CFIB Survey: Business confidence index drops after three consecutive quarters of gains

June 29, 2005 – Toronto, Canada – Results of the latest quarterly survey of small- and medium-sized enterprises, by the Canadian Federation of Independent Business (CFIB), show a dip in business confidence in June. This is first decline following three consecutive quarterly gains.

The CFIB Quarterly Business Barometer Index now stands at 107.0 (1988=100), below the March level of 109.8. According to CFIB chief economist Ted Mallett, although the current index level cannot be considered among the economic low points in the recent past, it is below what would indicate robust business sector performance.

41 per cent of all business owners say their firms are doing much or slightly better than 12 months ago, while 25 per cent report they are doing somewhat or much worse than 12 months ago. However, longer-term expectations are much more positive, with nearly half of all business owners (49 per cent) expecting improved performance for their firms a year from now, while 36 per cent expect no change to their firms’ performance. The remaining 15 per cent expect a weakening in their businesses over the next 12 months.

Regarding the provinces, Mallett said the June results show a tale of two regions. On the one hand, businesses in Alberta and BC continue to lead the nation in optimism. On the other, businesses in Atlantic Canada displayed sharply lower optimism compared to the previous survey. Indexes in all four Atlantic provinces are lower than at any time since late 2001. Optimism is also down in both Ontario and Quebec, but to a smaller degree.

On the employment front, Mallett said hiring plans dropped considerably over March of this year, with 26 per cent of business owners planning to increase full-time employment over the next year, down from 33 per cent, while only 9 per cent foresee reducing employment levels in the next 12 months. According to Mallett, firms with the strongest full-time employment plans are in business services, manufacturing and wholesale trade, while businesses in the agriculture and retail sectors have the lowest levels of planned employment growth, down from more optimistic results in March.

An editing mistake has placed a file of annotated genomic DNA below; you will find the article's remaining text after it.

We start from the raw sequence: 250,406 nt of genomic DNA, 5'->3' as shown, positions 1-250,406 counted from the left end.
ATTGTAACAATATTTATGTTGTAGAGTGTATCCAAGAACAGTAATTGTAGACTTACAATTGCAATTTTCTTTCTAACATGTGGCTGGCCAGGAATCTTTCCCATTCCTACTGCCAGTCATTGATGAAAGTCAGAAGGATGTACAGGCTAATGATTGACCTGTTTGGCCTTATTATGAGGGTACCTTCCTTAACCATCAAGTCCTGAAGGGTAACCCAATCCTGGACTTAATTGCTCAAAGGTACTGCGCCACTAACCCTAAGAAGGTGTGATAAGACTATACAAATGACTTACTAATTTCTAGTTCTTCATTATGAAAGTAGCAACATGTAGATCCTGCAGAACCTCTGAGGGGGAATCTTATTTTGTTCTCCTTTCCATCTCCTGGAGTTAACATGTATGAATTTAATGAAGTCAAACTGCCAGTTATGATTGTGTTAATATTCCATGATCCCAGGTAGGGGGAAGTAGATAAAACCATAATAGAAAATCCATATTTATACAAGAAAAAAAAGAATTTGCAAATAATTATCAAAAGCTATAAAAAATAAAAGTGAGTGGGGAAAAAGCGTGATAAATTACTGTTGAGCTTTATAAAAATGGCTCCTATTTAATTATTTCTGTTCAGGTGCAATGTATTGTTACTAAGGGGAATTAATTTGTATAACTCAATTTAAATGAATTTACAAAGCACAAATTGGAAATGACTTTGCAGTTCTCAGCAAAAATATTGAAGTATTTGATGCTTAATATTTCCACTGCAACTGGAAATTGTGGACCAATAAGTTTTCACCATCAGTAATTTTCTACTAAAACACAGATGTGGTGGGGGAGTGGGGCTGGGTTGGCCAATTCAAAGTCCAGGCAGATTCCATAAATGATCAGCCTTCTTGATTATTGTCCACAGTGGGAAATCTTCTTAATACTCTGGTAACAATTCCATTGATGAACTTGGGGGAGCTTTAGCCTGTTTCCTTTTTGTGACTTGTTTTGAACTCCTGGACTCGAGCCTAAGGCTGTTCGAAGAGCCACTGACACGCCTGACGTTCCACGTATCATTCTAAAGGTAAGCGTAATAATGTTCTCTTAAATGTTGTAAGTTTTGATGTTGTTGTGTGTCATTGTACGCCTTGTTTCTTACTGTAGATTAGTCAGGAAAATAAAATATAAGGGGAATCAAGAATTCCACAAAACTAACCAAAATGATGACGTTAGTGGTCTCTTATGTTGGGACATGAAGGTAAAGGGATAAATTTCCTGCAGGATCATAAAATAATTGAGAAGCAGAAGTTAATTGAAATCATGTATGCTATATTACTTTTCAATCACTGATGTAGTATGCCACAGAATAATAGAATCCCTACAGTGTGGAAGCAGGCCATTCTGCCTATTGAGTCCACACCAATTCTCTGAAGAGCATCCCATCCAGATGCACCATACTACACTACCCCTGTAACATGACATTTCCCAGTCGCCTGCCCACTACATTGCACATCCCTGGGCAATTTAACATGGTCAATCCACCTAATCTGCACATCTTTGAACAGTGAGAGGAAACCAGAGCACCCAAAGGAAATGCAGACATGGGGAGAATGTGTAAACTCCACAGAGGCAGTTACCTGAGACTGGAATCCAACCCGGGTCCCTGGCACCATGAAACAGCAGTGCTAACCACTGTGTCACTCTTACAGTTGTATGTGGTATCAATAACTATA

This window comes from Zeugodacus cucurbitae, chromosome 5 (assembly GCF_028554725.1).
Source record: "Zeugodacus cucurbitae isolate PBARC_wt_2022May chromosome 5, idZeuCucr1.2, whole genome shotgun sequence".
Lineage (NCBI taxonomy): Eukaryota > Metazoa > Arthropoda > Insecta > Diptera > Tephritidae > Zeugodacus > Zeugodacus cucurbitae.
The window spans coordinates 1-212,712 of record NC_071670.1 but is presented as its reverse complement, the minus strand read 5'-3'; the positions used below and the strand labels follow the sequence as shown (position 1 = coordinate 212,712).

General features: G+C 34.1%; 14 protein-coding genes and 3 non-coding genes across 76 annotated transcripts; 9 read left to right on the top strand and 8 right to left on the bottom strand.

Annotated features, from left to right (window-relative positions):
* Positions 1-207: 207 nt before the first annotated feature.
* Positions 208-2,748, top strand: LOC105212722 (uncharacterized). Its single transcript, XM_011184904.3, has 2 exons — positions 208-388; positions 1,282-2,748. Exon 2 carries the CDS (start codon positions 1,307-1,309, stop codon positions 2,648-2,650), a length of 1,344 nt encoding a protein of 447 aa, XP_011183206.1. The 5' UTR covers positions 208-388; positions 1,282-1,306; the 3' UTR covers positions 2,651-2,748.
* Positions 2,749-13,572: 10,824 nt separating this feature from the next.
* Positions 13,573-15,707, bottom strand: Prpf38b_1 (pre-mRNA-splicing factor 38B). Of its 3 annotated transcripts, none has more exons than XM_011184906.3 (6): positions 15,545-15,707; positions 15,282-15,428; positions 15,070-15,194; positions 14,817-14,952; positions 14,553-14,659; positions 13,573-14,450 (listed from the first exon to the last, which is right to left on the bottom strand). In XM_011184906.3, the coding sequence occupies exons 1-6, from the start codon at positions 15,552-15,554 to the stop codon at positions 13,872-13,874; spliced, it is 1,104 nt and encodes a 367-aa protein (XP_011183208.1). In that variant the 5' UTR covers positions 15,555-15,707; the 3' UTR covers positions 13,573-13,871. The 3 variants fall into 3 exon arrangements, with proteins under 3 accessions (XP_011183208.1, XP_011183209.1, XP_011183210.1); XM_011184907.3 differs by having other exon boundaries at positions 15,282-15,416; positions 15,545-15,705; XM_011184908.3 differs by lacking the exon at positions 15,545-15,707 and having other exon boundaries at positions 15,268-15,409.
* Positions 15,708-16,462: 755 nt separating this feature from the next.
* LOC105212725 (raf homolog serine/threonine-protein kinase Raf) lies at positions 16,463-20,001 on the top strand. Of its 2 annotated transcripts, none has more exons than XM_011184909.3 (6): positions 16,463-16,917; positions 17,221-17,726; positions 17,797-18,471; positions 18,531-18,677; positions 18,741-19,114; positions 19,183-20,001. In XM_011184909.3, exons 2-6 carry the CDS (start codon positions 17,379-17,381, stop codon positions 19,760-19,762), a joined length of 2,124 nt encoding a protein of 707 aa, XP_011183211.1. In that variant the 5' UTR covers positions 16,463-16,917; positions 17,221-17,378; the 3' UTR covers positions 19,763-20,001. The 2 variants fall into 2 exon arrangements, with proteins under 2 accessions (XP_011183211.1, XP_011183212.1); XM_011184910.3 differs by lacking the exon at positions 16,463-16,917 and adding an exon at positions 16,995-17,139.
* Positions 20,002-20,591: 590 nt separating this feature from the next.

Mallett also commented that survey findings show that energy prices are the major cause of problems for eight out of ten business owners across the country, insurance premiums were cited as problematic for 61 per cent of respondents.

Mallett said, among the 10 broadly based sector groupings, only two– wholesale trade and agriculture-garnered increases in expectations while all eight other sectors displayed modest or significant declines in their index levels compared to last quarter. Most notably, the transport and hospitality sectors showed significant declines in optimism, as did the financial services and social services sectors.

Mallett concluded by saying business confidence is affected by many factors. “The political uncertainty we’ve seen in the last few months, and the generally toxic climate in Ottawa these days, can’t be helping.”

The survey was conducted among a stratified sample of CFIB members between June 7 and 18 of 2005, and drew 2,399 responses. The national results are accurate to within +/- 2 percentage points, 19 times out of 20.

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